Many ESG investors may find their values in line with those of faith-based options like AMAGX, which chooses investments in line with the Islamic faith. Consequently, you’ll find the fund’s portfolio free from companies with ties to things like weapons, alcohol, tobacco, and fossil fuel extraction.
With a 5-star rating from Morningstar and a history of solid track record, this is an investment that proves that ESG principles don’t have to come at the cost of returns.
- Average annual expenses and history of high returns
- Operates in line with faith-based and ESG principles
- Exposure to a nice blend of large-cap growth stocks
- $2,500 investment minimum
See Related: Best Gender Equality Funds
5. Thornburg Better World International Class A (TBWAX)
Those who are looking for exposure to foreign stocks will find an ESG-friendly choice in TBWAX. The mutual fund focuses primarily on foreign securities that hold up to a broad range of ESG factors.
Created in 2015, TBWAX is a newer option that’s already showing strong promise. The only downsides are that its higher returns also come with higher fees.
- Exposure to a wide blend of foreign large-caps
- Sustainability mandate
- Has historically offered healthy returns
- $5,000 minimum investment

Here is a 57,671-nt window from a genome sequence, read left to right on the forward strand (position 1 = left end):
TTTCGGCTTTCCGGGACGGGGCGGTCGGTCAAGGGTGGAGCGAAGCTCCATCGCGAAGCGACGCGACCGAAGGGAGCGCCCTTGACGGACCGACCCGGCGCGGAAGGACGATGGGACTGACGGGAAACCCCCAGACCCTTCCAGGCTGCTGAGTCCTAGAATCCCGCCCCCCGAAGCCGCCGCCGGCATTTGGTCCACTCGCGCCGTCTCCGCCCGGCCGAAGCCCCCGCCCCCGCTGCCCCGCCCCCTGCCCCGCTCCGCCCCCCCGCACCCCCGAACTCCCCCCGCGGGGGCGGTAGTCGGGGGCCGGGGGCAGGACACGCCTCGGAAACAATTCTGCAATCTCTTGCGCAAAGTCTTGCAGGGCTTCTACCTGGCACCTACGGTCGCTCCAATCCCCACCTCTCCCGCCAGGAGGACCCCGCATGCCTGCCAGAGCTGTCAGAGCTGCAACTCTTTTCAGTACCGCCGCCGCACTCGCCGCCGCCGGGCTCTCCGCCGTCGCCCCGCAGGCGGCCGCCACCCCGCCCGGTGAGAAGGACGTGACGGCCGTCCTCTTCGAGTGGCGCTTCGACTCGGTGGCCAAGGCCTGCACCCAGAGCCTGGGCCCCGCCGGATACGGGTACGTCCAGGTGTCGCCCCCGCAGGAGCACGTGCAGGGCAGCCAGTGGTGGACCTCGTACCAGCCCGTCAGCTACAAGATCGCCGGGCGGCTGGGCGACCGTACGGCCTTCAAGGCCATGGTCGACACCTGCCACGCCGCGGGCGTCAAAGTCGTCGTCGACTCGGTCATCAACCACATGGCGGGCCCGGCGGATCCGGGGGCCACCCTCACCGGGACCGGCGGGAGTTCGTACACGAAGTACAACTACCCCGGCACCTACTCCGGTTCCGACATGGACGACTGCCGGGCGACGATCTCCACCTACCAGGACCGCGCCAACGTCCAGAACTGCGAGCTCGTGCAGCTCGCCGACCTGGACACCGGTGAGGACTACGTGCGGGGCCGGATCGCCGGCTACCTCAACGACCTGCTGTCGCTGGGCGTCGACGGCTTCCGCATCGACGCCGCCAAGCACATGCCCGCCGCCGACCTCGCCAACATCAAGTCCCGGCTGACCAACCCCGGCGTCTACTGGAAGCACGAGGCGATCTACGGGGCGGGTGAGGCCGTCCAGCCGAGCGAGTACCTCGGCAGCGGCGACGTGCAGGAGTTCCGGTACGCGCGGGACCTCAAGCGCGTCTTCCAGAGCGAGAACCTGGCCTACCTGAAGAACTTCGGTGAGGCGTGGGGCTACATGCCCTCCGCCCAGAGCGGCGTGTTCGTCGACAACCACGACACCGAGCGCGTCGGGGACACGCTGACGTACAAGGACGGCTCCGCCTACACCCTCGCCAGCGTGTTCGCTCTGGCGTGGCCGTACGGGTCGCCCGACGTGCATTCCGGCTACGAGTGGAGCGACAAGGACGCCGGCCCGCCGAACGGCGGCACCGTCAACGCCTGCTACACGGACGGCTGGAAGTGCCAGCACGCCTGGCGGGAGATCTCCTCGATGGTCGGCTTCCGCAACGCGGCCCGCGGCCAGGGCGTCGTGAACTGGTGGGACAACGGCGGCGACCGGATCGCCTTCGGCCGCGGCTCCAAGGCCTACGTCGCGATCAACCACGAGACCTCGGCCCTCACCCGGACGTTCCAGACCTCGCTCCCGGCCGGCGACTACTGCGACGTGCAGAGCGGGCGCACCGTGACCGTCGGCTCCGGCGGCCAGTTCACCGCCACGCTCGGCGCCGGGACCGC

- Higher fees
6. Brown Advisory Sustainable Growth Fund Investor Shares (BIAWX)
Brown Advisory’s BIAWX invests primarily in mid and large-cap companies that use sustainable business practices. But at the same time, the portfolio manager looks for choices that show probable signs of outperforming similar companies in their industries.
Some of BIAWX’s top holdings include UnitedHealth Group Inc, Danaher Corp, Microsoft, and Visa. The vast majority of its assets include U.S.-based large-cap growth stocks.
- Average expenses and strong long-term history of returns
- Committed to sustainable practices
- Exposure to a nice blend of tech, finance, and consumer cyclical staples
- $2,500 minimum to invest
7. Invesco DWA Technology Momentum ETF (PTF)
If you’re looking for a nice assortment of momentum investments from the technology sector, then Invesco’s PTF is a great option to check out. It seeks to track the Dorsey Wright® Technology Technical Leaders Index and is rebalanced every quarter.
PTF offers strong exposure to the technology sector, all while maintaining solid ESG ratings. Top holdings include Intuit, Apple, and Enphase Energy Inc.